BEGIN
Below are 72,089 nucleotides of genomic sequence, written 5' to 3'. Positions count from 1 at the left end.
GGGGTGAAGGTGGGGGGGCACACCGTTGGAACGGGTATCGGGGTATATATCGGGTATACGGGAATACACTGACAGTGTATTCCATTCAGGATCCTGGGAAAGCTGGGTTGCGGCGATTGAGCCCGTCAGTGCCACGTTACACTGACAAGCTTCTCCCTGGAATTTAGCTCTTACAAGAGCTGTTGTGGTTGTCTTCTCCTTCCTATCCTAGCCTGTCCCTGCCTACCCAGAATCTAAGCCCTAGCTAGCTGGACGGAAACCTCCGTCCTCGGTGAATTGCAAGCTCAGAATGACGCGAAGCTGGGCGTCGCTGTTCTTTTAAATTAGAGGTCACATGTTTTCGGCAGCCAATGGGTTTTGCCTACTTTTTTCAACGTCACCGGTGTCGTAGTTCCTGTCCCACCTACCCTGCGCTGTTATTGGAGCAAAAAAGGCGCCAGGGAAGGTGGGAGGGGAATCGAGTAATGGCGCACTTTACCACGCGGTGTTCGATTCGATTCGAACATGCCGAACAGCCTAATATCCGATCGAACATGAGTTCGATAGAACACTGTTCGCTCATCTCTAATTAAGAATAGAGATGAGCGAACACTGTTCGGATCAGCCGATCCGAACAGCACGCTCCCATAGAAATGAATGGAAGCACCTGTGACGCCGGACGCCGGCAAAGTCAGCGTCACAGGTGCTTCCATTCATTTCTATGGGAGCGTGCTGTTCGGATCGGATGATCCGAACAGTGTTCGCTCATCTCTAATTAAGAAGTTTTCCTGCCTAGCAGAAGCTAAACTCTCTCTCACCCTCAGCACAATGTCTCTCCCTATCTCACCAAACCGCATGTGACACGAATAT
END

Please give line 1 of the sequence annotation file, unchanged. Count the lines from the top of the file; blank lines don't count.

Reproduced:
Below are 72,089 nucleotides of genomic sequence, written 5' to 3'. Positions count from 1 at the left end.